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It was World War One, and it was ninety years ago. A high-tech weapon, the machine gun, was mowing down young men like hay. An art movement called Dada, which rejected the apparent lifelessness of the academic art tradition, coalesced around young artists who resisted the obscenity of a mass war created by diplomats and their treaties. Though the Dada movement was rapidly replaced by Surrealism, Constructivism, Futurism, and decades later, by Beat Poetry, Funk Art, and Pop, the heart of the artistic avant-garde has always belonged to Dada.
Though each of these movements was co-opted in its turn by by the academic art establishment, each began, lived, and died outside of the art schools and museums, though populated by a mixture of art students, ex-art students, and non-students. And where can that perpetual avant-garde be found today? I can think of no better example than Laughing Squid, a virtual Cabaret Voltaire, masterminded by Scott Beale, the web host with the most. And what is the name of this new incarnation of Dada? Why, Geek Art, of course. At least that's what I call it.
The avant-garde of the 20th Century was built around social networking, performances, venues, and trying to have a good time in times of bad times. Now nukes make the machine gun seem puny. As each avant-garde movement passed into history, all that remained were the static artifacts, the drawings, paintings, sculptures, assemblages, and printed texts. As one would read in a complete narrative of the avant-garde of yore, Laughing Squid's Squid List is mostly about events, not objects.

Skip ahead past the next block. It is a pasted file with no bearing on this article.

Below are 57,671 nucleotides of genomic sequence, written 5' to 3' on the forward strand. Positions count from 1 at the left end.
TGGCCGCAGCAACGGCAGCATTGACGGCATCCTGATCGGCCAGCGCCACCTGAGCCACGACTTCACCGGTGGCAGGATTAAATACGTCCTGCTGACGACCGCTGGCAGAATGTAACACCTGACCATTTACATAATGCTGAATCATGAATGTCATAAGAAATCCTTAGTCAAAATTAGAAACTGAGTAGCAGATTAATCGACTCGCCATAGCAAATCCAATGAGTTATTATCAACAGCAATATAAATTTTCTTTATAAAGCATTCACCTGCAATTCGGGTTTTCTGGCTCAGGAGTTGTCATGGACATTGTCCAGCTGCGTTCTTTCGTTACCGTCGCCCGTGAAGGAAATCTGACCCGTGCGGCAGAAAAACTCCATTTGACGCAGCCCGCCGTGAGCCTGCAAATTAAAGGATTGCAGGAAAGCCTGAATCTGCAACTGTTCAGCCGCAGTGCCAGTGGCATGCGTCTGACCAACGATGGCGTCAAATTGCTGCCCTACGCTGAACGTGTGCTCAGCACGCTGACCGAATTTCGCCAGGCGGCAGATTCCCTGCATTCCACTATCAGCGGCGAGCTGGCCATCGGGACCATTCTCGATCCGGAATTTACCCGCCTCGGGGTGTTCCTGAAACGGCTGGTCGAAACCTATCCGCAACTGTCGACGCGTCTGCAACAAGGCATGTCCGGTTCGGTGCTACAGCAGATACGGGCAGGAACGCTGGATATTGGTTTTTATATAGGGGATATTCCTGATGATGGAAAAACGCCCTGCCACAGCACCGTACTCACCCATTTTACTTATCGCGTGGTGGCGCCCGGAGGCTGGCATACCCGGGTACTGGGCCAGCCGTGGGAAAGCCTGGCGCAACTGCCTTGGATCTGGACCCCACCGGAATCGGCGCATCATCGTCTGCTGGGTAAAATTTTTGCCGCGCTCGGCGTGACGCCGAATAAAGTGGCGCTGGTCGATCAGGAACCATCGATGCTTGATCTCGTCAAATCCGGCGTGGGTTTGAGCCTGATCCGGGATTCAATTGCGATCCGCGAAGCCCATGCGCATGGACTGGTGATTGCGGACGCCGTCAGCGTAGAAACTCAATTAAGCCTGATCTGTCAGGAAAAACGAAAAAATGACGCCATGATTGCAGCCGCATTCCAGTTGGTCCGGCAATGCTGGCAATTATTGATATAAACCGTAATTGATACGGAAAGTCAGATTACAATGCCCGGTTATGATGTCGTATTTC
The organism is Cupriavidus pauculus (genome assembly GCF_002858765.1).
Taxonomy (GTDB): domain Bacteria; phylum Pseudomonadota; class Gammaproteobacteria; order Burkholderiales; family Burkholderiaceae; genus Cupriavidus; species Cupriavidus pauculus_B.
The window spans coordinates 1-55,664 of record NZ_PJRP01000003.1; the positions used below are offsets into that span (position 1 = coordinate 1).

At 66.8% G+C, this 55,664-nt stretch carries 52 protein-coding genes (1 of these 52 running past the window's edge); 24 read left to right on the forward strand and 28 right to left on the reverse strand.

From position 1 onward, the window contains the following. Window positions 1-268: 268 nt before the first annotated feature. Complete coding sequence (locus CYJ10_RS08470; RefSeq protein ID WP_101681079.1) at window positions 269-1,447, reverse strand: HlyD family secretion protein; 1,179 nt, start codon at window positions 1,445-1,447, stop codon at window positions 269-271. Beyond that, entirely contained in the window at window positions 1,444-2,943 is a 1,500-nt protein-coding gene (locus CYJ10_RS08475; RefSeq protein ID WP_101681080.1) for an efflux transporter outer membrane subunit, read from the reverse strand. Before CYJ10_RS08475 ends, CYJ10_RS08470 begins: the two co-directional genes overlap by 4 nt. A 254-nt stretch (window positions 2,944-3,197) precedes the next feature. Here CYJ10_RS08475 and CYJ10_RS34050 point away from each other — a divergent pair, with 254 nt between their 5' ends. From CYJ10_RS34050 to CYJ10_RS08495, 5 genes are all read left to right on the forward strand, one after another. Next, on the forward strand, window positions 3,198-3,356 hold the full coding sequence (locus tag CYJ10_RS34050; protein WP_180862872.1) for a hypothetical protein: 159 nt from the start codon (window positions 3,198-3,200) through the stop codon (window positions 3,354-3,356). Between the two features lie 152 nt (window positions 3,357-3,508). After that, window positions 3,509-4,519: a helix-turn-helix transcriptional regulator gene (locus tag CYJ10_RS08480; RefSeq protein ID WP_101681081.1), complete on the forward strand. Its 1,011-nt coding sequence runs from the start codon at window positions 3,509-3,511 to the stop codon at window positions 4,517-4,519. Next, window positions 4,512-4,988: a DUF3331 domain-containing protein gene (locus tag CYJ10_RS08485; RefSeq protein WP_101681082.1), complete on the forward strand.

Tomorrow I will be attending a special celebration in San Francisco, as Laughing Squid enters its second decade of existence. I am happy to be able to be a part of that historic event. Laughing Squid, by the way, is the web hosting service where Jonathan's Coffeeblog resides. As for me, am I a geek? Am I an artist? It is of no importance.Permanent Link to This Entry | | | Technorati Tag: LaughingSquid
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